Sewing for freedom

24 November 2020, 19:32

Hands. Hands that measure, cut and create. Hands that are sewing their own freedom.

This photo sums up the very soul of a very special project called “Darfat”, which means ‘opportunity’ in Kurdish, that was launched in Iraq in 2019.

The image shows the hands of women working together. Their shared dream is to restore their strength and share their stories, to help each other ease the pain of their experiences.

The photo was taken at a sewing laboratory that we set up in the Barika Syrian refugee camp in Sulaymaniyah, Iraqi Kurdistan. This initiative, made of sewing machines, needles, cotton, tape measures and colour, helped the participants realize their dreams of independence and escape their violent pasts.

The goal of “Darfat” was to train and facilitate employment of women who have twice beaten the toughest odds: first, the war which forced them to seek refuge from their stricken homelands; and secondly, the violence they often faced in their own homes.

The idea for a laboratory stemmed from the need to help these women. And from the fact that it is easier for women who are financially independent to escape domestic violence.

All the women who joined the workshop had lived through extremely difficult times and complex family situations; caring for their children, sick relations and elderly parents. While also trying to protect themselves from violent husbands.

With the shared goal of liberation in the future – given that gender-based violence affects all women, everywhere – we rolled up our sleeves and built this project together, which now, 2 years later, is completely self-sufficient.

We began in 2019 by equipping a workspace and organizing professional training courses: with the help of a local seamstress we provided 200 hours of training and a course in retail techniques. Products were sold online to the Iraqi market and also through our network in Italy: the ‘Darfat’ bags arrived in Rome last Christmas and were sold to raise funds for the women who had made them.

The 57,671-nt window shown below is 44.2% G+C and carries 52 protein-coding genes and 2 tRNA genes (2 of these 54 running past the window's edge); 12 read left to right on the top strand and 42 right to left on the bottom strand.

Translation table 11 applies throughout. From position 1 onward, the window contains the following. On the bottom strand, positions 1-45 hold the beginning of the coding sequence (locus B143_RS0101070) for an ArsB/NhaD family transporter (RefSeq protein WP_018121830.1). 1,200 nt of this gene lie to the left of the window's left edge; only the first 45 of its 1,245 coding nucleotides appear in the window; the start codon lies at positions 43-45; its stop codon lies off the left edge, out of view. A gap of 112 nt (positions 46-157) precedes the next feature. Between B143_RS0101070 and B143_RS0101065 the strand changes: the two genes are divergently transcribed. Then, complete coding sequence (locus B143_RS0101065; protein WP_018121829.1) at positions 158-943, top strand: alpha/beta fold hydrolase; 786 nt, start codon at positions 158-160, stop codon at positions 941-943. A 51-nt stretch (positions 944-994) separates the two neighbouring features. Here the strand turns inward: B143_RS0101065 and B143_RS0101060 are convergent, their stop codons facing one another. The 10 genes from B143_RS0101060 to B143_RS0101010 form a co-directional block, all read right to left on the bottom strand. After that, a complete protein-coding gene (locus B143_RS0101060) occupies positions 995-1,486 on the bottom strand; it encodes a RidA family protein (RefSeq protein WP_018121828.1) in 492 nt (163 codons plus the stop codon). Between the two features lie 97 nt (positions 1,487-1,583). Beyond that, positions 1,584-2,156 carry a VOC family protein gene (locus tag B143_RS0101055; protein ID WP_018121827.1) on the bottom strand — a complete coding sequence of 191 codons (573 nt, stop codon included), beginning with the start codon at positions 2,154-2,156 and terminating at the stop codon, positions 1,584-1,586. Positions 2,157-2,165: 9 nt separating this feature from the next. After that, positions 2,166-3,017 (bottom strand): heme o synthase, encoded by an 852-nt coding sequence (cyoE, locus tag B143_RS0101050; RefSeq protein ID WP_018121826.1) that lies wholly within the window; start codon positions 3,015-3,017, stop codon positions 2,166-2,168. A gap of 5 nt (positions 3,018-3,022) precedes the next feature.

This is now our second Christmas together.


And the “Darfat” project has now reached an even greater goal. The direct sale of products has helped the women gain even greater financial independence, and now they handle all aspects of their work, without our help.

Amongst the hands in the photo are those of Farah, Aysha and Suhaila.

Farah, 39 years old, fled Raqqa when the city was still the Syrian stronghold of the so-called Islamic State. She lived in the Barika camp for 8 years before settling in Sulaymaniyah with her 5 children. “I have been a seamstress for 15 years. When I heard they were opening a sewing workshop in the camp I decided to join. What has changed for me? My husband now sees me in a different light now. My work forces him to consider me an active member of society. This is the first time I have worked outside home,” she says. She was also a victim of domestic violence. “This project has made me financially independent and given me the chance to contribute to family finances and work outside the house, in contact with other people.

Farah is sure that this kind of initiative is absolutely vital “to give women the opportunity to show society what they are capable of and stand up proudly to our opressors, so that together, we can shout “no”.

Aysha is 35 years old and is from Derek in northeast Syria. She fled her hometown in 2016 and sought refuge in the Barika camp. “I heard they were opening a sewing workshop and thought it was perfect for me. The war left my husband severely disabled, I already had some experience of sewing and this seemed like a good way to help him. This project changed my life, especially my daily routine in the camp. Spending all day at home with your children in the camp is really tough. The workshop provided more than just a chance to meet up for sewing, it also provided a safe space where we formed strong friendships, we were like a family. We supported each other, talked through our problems and worked as a team.


Their work is coordinated by Suhaila, a member of the local Un Ponte Per staff. She is 30 years old and is herself a refugee. Originally from Iran, she has been living in Iraqi Kurdistan since she was 16 years old. “I have seen these women express joy and happiness through their smiles. Many of them had nothing to smile about for such a long time. Through their sewing, they could ensure financial security for themselves and their children, of course. But they also helped each other deal with their suffering and feelings of loneliness. I watched them helping each other every day, healing each other’s wounds. I saw how their families began to see them differently and treat them with greater respect and less violence. Now they know they have an important role in their community, and have a place in society. And I am confident they will be able to be able to build their own future, in freedom.

* This project was funded by the Italian Agency for Development and Cooperation (AICS), by the Automous Province of Bolzano and Fons Català de Cooperació al Desenvolupament. The photo is by Florent Vergnes, all rights reserved.